The problem here is that very few people are used to thinking in these terms. The vast majority of thinking about appropriate technology these days still envisions it, as Schumacher did, as something to be used in Third World countries only. Worse still, while every industry in the world once had a vast amount of practical knowledge about the tools and training human workers needed to do their jobs well, nearly all of that knowledge is endangered if it hasn’t already been lost.

Consider the slide rule as one example among many. Until the 1970s, it was the engineer’s inseparable companion; every technological advance from the mid-19th century until Apollo 11 landed on the Moon was made possible, in part, by competent manipulation of this simple, flexible, ingenious tool by people who knew how to make the most of its strengths and work within its limits. Since it doesn’t require a massive and technologically complex support structure to construct, maintain, and operate them – any good cabinetmaker can make one, and their proper fuel is a scoop of the same slumgullion that kept Rosie going on her shift – slide rules are likely to be just as useful on the downslope of the industrial age as they were on the way up. If, that is, anybody on Earth still remembers how to use one when we get to that point along the curve of deindustrialization.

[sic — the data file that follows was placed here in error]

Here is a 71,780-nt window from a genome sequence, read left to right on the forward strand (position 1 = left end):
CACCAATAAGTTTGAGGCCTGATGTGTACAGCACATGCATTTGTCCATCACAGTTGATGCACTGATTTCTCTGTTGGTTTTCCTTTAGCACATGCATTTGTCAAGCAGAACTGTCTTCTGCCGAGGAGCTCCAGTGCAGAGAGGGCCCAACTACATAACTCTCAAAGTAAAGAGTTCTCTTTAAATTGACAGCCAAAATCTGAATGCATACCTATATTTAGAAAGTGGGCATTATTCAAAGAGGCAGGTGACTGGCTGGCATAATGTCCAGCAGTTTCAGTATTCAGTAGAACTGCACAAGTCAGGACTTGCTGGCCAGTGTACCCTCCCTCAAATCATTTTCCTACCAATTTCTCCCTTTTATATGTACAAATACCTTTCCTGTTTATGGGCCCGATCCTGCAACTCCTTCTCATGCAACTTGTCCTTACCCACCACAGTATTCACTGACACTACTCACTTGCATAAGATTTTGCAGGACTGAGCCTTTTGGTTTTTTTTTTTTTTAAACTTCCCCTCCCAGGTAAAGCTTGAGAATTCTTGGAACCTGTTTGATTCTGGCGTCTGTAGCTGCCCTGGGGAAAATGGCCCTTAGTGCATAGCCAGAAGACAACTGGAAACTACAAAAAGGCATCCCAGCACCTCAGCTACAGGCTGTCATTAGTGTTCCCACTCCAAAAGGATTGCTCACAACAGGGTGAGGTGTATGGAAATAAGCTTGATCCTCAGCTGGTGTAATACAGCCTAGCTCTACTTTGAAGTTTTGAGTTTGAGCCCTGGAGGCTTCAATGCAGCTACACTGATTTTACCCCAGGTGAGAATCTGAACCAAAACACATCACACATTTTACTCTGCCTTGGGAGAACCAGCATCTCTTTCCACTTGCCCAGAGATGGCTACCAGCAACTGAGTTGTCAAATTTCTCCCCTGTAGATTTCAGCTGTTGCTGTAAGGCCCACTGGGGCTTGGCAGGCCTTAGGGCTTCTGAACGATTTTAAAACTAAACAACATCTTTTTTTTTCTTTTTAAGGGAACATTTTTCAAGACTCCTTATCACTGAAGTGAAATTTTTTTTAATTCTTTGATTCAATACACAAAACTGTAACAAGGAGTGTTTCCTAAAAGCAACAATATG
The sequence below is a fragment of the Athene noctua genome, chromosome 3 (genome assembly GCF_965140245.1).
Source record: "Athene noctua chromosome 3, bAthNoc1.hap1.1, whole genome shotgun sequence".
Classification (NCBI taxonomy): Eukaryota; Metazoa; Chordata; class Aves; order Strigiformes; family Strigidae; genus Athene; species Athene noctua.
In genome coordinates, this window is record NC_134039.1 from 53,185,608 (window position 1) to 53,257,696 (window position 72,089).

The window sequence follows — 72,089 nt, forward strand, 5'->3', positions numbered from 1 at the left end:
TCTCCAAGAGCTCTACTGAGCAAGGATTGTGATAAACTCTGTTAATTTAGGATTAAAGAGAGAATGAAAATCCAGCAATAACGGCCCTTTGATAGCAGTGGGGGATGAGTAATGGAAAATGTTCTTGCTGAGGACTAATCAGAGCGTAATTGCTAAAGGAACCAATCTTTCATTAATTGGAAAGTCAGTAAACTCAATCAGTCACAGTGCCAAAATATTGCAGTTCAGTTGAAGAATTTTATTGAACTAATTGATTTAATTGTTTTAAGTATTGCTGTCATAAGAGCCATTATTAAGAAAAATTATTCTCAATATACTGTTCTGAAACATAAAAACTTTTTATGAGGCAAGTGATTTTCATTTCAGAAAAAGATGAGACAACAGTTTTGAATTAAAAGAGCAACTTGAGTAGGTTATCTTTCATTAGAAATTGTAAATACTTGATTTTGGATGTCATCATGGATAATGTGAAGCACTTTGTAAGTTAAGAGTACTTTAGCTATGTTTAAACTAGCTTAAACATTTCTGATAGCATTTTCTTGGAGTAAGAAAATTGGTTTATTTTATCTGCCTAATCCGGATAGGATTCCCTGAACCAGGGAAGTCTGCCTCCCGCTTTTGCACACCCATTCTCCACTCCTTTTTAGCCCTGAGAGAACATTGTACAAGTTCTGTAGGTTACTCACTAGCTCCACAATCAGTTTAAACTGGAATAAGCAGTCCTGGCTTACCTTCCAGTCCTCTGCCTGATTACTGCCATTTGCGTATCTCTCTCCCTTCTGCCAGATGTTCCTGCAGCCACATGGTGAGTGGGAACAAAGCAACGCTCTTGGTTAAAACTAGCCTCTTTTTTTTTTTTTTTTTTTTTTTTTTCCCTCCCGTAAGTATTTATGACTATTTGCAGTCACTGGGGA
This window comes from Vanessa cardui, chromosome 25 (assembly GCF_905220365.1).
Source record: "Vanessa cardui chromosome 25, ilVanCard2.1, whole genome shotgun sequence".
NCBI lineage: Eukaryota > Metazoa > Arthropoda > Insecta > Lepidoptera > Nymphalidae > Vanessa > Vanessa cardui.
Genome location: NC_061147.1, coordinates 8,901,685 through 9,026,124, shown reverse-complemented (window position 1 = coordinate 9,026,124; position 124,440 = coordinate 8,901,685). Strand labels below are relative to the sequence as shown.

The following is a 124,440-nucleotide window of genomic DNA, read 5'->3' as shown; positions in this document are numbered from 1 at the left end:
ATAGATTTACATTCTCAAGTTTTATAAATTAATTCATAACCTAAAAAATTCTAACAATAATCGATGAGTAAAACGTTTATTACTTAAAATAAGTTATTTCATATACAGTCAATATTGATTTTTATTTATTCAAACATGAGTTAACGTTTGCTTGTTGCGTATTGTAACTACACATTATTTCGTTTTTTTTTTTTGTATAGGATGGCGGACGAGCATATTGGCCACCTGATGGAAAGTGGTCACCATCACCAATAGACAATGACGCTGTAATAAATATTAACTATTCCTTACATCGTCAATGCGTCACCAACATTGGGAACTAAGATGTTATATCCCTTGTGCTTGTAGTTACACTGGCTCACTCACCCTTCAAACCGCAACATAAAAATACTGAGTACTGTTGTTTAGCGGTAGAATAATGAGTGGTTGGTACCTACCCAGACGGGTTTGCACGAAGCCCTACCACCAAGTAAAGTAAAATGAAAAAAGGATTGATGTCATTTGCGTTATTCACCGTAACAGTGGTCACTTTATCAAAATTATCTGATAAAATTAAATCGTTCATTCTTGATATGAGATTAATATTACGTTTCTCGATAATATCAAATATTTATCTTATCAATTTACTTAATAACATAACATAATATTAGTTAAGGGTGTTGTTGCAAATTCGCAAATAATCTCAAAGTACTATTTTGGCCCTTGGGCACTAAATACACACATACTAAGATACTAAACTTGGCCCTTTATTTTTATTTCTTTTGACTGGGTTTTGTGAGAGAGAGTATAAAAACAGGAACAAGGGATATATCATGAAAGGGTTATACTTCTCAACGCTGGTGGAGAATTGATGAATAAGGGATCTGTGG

This is where the myth of the machine – the conviction, as irrational these days as it is pervasive, that the best person for any job is always not a person at all, but a machine – stops becoming a curious twist of our collective imagination and turns into a trap we ignore at our peril. As peak oil moves closer to center stage in the historical drama of our time, making the gargantuan technostructure we’ve built on a foundation of cheap abundant energy ever more problematic to sustain, the most common response from the centers of power and the masses alike is to call for the development of even more complex, gargantuan, and tightly interlinked machines, pushing the technostructure in the direction of greater risk and greater dysfunction. It’s hardly an exaggeration to suggest that if it turned out we were all about to perish en masse from building too many machines, the first reaction of most people in today’s industrial cultures would likely be to insist that the answer was to build more machines.